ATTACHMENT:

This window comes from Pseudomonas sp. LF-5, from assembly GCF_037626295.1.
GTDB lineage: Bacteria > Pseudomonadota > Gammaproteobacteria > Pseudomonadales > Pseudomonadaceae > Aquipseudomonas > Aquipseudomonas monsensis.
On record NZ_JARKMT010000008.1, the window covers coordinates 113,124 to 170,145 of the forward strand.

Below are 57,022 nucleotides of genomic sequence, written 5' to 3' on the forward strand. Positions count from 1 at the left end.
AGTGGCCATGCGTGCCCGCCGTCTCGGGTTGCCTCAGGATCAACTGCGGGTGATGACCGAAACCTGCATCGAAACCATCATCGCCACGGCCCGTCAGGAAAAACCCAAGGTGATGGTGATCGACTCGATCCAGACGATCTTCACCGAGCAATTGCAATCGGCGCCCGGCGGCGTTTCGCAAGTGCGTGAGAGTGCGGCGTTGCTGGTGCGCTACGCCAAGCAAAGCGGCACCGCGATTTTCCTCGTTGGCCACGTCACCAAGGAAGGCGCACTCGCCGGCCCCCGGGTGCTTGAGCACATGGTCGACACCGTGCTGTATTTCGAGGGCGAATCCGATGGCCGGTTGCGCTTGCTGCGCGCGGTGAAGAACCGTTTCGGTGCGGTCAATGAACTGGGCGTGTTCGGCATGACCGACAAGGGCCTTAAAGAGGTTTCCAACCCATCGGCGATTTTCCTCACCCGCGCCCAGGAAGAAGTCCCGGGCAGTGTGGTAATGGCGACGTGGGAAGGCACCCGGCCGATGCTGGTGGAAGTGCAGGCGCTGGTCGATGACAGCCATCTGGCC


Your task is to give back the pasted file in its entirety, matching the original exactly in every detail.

This window comes from Pseudomonas sp. LF-5, from assembly GCF_037626295.1.
GTDB lineage: Bacteria > Pseudomonadota > Gammaproteobacteria > Pseudomonadales > Pseudomonadaceae > Aquipseudomonas > Aquipseudomonas monsensis.
On record NZ_JARKMT010000008.1, the window covers coordinates 113,124 to 170,145 of the forward strand.

Below are 57,022 nucleotides of genomic sequence, written 5' to 3' on the forward strand. Positions count from 1 at the left end.
AGTGGCCATGCGTGCCCGCCGTCTCGGGTTGCCTCAGGATCAACTGCGGGTGATGACCGAAACCTGCATCGAAACCATCATCGCCACGGCCCGTCAGGAAAAACCCAAGGTGATGGTGATCGACTCGATCCAGACGATCTTCACCGAGCAATTGCAATCGGCGCCCGGCGGCGTTTCGCAAGTGCGTGAGAGTGCGGCGTTGCTGGTGCGCTACGCCAAGCAAAGCGGCACCGCGATTTTCCTCGTTGGCCACGTCACCAAGGAAGGCGCACTCGCCGGCCCCCGGGTGCTTGAGCACATGGTCGACACCGTGCTGTATTTCGAGGGCGAATCCGATGGCCGGTTGCGCTTGCTGCGCGCGGTGAAGAACCGTTTCGGTGCGGTCAATGAACTGGGCGTGTTCGGCATGACCGACAAGGGCCTTAAAGAGGTTTCCAACCCATCGGCGATTTTCCTCACCCGCGCCCAGGAAGAAGTCCCGGGCAGTGTGGTAATGGCGACGTGGGAAGGCACCCGGCCGATGCTGGTGGAAGTGCAGGCGCTGGTCGATGACAGCCATCTGGCC